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Is Telstra Corporation Ltd a SELL?

Since interest rates started falling in November 2011, shares in Telstra Corporation Ltd (ASX: TLS) have risen 67%, not including dividends, versus a gain of 30% from the S&P/ASX 200 Index (ASX: XJO) (INDEX: ^AXJO). When dividends are included, an initial investment has grown over 90% – An impressive gain by anyone’s standards.

As a result, if I had a substantial amount of money in the telco right now I would be busy contemplating my options. Whilst I currently don’t own Telstra shares (I made the decision to sell out last year at a big discount to today’s price), there are certainly reasons why current shareholders should consider selling out some of their holding and taking gains on the table.

I sold out because I was content with the gains I had made and waded into other stocks. However I did miss the strong rally and juicy dividends it has paid since then.

However with interest rates stuck at 2.5% (making term deposits and bonds unattractive investments), and many ASX stocks like Telstra offering generous fully franked dividends, it seems a logical strategy to stay fully invested. Whilst it is dangerous to focus on dividend payments and interest rates alone, Telstra has more to offer than you may think.

For example, the Network Application Services (NAS) division is growing revenues rapidly and Telstra is making inroads into huge Asian markets such as China and Indonesia. It will also continue to remain the dominant player in Australian pay-tv, fixed broadband and, of course, the mobiles market which offer fantastic EBITDA margins and provide solid cash flows. Couple that with ongoing payments from the NBN Co and divestments of non-core businesses and you’ve got a company which is likely to grow earnings and dividends in the long-term.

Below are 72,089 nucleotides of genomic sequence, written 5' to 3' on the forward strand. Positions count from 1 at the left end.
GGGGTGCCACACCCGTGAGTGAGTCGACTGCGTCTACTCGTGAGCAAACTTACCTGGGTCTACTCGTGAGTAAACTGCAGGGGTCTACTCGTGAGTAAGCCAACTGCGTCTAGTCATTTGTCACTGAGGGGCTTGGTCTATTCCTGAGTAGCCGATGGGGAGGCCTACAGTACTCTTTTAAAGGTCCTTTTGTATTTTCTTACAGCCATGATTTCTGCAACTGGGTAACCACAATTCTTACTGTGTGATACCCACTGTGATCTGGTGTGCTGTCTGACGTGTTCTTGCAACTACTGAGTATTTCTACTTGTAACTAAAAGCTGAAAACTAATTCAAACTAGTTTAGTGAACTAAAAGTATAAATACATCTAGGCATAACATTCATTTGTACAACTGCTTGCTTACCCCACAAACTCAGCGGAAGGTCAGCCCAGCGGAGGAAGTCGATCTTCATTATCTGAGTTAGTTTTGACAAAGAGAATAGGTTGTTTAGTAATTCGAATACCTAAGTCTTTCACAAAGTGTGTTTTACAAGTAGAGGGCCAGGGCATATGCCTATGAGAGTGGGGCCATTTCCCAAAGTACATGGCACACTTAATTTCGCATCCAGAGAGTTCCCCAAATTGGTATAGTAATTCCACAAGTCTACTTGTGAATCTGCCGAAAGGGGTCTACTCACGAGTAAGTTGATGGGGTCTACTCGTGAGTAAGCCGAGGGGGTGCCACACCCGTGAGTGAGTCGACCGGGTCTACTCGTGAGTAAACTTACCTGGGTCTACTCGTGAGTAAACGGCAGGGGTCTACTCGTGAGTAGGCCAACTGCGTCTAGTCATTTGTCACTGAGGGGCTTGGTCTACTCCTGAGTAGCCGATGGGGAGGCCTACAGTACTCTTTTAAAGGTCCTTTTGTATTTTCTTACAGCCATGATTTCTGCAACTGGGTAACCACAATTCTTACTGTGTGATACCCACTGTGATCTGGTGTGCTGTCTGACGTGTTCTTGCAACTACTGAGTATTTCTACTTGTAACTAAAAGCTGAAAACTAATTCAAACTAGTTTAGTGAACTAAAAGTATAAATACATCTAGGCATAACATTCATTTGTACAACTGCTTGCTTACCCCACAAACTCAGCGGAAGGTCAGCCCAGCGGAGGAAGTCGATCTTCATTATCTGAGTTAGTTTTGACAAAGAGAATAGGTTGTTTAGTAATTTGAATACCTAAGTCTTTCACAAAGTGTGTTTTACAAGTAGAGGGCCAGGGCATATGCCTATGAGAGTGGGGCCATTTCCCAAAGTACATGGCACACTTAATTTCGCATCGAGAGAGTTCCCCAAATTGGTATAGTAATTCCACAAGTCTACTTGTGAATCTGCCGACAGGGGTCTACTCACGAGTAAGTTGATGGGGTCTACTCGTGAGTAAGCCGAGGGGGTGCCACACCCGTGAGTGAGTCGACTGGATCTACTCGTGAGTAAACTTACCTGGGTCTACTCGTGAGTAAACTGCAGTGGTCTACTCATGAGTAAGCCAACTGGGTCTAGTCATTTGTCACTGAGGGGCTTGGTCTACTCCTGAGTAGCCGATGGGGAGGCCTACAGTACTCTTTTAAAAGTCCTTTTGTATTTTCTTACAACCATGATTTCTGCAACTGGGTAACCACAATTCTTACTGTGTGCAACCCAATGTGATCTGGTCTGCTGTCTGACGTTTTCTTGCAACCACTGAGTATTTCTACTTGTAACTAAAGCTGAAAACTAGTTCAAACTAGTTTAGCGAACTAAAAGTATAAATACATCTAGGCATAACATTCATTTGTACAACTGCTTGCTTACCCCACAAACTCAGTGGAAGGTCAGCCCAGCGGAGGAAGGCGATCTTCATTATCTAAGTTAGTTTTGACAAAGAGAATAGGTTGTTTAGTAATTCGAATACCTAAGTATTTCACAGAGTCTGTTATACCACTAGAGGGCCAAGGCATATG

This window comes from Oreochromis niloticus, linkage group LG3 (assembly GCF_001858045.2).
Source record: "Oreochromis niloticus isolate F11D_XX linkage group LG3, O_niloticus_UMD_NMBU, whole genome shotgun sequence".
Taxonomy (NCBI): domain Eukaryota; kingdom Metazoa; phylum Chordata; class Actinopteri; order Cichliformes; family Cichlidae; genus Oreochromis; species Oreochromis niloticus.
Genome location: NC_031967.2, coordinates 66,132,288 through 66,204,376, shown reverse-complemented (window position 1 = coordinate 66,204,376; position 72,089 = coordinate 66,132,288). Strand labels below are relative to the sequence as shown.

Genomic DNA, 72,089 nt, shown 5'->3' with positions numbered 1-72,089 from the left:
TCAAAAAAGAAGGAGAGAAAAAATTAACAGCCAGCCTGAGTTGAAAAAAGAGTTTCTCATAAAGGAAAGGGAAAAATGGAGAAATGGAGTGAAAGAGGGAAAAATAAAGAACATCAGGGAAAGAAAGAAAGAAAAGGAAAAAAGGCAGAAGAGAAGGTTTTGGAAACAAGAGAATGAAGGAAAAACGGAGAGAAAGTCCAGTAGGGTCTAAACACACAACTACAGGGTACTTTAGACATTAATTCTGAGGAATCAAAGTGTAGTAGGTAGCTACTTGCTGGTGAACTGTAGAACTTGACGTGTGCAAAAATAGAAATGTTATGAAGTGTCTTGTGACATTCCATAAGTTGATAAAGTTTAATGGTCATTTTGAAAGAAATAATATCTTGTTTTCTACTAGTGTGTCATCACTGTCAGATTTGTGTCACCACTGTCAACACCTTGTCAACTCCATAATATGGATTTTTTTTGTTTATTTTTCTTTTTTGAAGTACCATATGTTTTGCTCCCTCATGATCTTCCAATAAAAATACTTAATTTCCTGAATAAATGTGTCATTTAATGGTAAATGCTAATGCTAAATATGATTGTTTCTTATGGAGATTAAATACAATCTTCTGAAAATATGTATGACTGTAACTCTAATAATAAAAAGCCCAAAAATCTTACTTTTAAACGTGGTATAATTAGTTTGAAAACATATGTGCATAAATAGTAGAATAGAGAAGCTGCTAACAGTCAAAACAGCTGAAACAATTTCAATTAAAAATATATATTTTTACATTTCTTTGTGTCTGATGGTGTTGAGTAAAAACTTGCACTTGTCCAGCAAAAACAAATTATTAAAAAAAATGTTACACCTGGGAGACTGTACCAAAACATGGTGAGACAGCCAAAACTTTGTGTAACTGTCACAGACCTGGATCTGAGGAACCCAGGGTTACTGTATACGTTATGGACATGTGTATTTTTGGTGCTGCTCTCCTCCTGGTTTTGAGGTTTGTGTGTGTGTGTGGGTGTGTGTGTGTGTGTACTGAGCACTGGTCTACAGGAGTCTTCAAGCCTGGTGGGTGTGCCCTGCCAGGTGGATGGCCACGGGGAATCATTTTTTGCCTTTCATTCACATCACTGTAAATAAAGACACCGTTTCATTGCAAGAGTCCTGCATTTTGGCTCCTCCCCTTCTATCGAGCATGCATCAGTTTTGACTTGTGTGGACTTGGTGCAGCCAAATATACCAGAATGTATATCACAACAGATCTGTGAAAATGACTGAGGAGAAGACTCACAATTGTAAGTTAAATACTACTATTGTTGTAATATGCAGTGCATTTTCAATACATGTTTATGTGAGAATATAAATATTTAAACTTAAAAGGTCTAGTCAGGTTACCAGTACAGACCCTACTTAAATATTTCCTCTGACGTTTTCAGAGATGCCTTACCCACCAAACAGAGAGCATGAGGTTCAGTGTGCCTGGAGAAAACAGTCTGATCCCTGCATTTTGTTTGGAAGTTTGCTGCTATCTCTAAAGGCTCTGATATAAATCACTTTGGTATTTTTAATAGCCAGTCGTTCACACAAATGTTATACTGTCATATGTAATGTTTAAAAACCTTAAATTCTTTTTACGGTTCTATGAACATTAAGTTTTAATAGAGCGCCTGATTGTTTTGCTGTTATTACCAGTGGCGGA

Buy, Sell or Hold?

Telstra stands out as a better buy than Commonwealth Bank of Australia (ASX: CBA), Westpac Banking Corp (ASX: WBC) and Wesfarmers Ltd (ASX: WES) at current prices, and I wouldn’t be surprised if its share price trends higher over the medium-term horizon. As such I think it deserves a spot in risk averse investors’ portfolios, even at current prices. However, whilst I don’t think it deserves a ‘sell’ rating, taking some capital gains off the table mightn’t be a bad idea.

Although, if you do decide to part sell, make sure you prepare for the low interest rate environment by either recognising you’ll only receive sub-par returns from term deposits and savings accounts, or identify other high yielding dividend stocks with more growth potential than Telstra.

For example, recently our top analyst identified one ASX stock with a 7% grossed-up dividend yield and MASSIVE growth potential. He dubbed it, "The Motley Fool's Top Dividend Stock for 2014 - 2015". You can get the name and code of this promising dividend stock free in our new investment report. Just click here to download your free copy of "The Motley Fool's Top Dividend Stock for 2014-2015" today.

Motley Fool Contributor Owen Raszkiewicz does not have a financial interest in any of the mentioned companies. 

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